Ombudsman Clears Council

Ontario’s Ombudsman has delivered his report into his latest investigation of London city council.

Andre Marin says the councillors who may have discussed filling the vacant Ward 5 seat during a dinner break on June 24 did not violate the Municipal Act’s provisions on illegal secret meetings.

In his report, called Turning Tables, Marin also expressed concern that the two councillors who lodged the complaints that led to the investigation appeared to be motivated by politics.

“The circumstances surrounding the filing of complaints with my office about the June 24 dinner gathering raise concerns about the possible motives of the councillors who lodged them. Accordingly, I would like to emphasize for future reference that the “sunshine law” was not intended as a tool to serve the oblique purposes of those involved in municipal politics. It should be respected as a mechanism for upholding the public interest in ensuring accountability, openness and transparency in local government,” Marin writes.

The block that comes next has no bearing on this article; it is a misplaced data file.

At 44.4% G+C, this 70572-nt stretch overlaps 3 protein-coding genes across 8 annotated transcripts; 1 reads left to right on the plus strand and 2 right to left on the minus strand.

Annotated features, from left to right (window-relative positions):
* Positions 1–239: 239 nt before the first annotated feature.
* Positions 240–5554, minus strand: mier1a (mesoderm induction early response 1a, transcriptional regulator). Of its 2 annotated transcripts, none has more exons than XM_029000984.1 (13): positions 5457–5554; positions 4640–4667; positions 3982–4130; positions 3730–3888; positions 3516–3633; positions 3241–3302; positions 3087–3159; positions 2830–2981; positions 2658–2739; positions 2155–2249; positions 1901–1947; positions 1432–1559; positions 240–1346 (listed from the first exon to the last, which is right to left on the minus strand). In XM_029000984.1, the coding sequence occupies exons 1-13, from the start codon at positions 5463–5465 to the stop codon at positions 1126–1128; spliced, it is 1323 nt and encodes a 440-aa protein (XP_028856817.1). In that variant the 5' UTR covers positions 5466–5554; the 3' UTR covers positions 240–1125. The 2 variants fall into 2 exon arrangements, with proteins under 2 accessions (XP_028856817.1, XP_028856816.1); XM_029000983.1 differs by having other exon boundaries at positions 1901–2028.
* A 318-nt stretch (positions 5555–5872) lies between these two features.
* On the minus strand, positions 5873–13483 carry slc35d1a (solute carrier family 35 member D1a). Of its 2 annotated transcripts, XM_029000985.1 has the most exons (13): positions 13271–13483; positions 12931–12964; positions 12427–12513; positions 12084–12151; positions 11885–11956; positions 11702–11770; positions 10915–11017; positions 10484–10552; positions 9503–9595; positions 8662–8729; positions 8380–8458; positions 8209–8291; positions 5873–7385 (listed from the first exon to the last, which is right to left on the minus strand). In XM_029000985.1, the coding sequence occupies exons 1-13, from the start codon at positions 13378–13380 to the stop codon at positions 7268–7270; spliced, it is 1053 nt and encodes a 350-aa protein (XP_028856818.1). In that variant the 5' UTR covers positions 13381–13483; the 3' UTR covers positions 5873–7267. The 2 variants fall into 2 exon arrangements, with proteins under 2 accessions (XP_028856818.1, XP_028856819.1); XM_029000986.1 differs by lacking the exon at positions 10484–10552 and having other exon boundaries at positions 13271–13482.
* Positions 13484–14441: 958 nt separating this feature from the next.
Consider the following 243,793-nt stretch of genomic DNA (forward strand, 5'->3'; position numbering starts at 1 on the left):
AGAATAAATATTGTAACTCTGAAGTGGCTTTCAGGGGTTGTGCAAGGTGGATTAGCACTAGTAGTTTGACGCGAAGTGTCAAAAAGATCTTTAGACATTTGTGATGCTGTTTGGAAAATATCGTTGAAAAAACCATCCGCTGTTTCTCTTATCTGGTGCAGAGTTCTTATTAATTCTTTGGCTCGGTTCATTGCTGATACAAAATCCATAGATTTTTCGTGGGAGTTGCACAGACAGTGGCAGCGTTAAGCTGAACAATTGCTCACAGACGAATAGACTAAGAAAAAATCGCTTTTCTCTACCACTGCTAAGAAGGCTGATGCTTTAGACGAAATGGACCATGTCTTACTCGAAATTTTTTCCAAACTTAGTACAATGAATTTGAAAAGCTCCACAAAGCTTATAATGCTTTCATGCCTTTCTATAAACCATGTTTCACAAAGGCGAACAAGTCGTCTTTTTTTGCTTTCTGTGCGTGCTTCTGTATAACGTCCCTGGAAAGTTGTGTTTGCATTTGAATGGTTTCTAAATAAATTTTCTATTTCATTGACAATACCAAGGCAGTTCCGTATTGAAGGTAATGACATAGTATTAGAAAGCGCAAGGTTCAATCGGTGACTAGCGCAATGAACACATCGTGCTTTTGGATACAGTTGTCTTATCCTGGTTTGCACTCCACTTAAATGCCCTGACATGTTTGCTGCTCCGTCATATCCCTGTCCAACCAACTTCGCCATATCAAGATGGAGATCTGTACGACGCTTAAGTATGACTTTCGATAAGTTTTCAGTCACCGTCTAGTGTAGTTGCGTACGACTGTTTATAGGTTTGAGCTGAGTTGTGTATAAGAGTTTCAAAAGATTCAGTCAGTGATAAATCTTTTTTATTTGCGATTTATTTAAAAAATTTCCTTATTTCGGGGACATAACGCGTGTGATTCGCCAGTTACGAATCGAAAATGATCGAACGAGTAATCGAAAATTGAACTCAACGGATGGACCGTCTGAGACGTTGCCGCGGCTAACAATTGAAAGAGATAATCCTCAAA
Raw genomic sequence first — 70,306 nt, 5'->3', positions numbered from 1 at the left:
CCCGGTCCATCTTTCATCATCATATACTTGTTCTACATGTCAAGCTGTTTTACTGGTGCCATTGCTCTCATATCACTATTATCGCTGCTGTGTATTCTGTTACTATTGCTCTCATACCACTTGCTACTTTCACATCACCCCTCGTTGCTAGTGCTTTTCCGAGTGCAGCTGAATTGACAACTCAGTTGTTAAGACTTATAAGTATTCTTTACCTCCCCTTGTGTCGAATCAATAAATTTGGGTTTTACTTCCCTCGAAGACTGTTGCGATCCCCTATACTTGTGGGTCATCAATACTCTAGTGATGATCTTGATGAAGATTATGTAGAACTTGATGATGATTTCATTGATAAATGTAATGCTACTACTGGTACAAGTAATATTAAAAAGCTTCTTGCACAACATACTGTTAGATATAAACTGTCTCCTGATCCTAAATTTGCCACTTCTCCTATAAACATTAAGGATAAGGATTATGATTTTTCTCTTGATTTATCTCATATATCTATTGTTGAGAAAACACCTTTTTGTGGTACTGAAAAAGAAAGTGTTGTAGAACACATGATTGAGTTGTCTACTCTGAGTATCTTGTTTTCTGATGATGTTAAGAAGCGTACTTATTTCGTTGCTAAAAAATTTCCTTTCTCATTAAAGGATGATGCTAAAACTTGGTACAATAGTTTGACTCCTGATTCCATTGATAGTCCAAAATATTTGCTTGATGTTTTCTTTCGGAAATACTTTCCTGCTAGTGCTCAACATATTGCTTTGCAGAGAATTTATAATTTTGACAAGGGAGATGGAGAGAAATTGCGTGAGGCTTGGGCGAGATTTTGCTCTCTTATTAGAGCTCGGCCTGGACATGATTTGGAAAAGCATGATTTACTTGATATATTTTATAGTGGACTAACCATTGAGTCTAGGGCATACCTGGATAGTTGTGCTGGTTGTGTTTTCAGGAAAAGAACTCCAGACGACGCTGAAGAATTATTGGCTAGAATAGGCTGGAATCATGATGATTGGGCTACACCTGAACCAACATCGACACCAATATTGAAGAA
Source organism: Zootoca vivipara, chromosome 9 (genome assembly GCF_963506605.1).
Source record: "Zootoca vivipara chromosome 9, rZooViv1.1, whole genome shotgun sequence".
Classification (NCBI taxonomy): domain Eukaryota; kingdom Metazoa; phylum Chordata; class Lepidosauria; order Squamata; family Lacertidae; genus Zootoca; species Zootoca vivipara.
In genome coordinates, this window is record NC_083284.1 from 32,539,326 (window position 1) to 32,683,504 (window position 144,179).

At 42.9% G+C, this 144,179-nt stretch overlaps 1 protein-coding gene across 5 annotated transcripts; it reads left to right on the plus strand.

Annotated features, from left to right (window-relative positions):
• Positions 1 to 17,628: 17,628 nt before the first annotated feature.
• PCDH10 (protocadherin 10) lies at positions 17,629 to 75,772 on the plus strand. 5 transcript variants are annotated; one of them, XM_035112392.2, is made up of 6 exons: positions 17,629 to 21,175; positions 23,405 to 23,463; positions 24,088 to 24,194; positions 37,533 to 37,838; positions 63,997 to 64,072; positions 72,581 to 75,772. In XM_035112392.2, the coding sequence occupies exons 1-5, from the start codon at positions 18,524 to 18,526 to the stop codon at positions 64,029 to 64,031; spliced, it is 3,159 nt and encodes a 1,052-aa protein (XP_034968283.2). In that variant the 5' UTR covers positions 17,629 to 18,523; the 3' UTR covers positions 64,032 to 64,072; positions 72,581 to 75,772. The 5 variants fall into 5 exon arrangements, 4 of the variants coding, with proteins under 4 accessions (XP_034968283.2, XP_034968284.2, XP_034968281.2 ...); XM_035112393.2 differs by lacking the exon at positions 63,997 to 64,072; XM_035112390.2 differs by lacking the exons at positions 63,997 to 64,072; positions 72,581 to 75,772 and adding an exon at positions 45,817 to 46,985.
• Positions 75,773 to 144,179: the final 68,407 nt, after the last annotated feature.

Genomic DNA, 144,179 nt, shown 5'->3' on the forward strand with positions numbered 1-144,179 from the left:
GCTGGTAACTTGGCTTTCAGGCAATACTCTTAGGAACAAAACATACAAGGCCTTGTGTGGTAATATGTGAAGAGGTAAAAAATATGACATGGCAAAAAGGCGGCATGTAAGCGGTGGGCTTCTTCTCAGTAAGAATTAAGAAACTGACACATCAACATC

The investigation was launched after allegations that there were discussions in the city hall cafeteria about appointing former controller Russ Monteith to fill the Ward 5 seat. The seat was vacated by Joni Baechler when she became mayor after the resignation of Joe Fontana.

The probe focused on those accusations, and whether they amounted to an illegal secret meeting.

Marin’s report says discrepancies existed in the recollections of various councillors. He also had trouble believing the testimony of three councillors in particular.

“Given the significant discrepancy between the evidence of councillors Orser, Henderson and White and other witness accounts, I cannot place much weight on their testimony. It is unclear how much can be read into the fact that these three were the only diners to suggest that there was anything problematic about the discussions over dinner on June 24,” the report says.

Marin’s full report can be read by clicking the link below.

Turning Tables